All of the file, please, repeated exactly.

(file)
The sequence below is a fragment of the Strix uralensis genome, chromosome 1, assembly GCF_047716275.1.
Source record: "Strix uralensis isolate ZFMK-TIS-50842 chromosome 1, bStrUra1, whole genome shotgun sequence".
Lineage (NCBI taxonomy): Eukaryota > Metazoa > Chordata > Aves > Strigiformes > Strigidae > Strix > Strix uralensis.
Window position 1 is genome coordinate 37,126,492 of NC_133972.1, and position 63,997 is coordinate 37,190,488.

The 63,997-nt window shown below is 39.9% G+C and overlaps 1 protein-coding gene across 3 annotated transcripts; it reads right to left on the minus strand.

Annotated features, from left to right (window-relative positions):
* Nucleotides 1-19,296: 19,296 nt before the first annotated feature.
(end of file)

The sequence below is a fragment of the Strix uralensis genome, chromosome 1, assembly GCF_047716275.1.
Source record: "Strix uralensis isolate ZFMK-TIS-50842 chromosome 1, bStrUra1, whole genome shotgun sequence".
Lineage (NCBI taxonomy): Eukaryota > Metazoa > Chordata > Aves > Strigiformes > Strigidae > Strix > Strix uralensis.
Window position 1 is genome coordinate 37,126,492 of NC_133972.1, and position 63,997 is coordinate 37,190,488.

The 63,997-nt window shown below is 39.9% G+C and overlaps 1 protein-coding gene across 3 annotated transcripts; it reads right to left on the minus strand.

Annotated features, from left to right (window-relative positions):
* Nucleotides 1-19,296: 19,296 nt before the first annotated feature.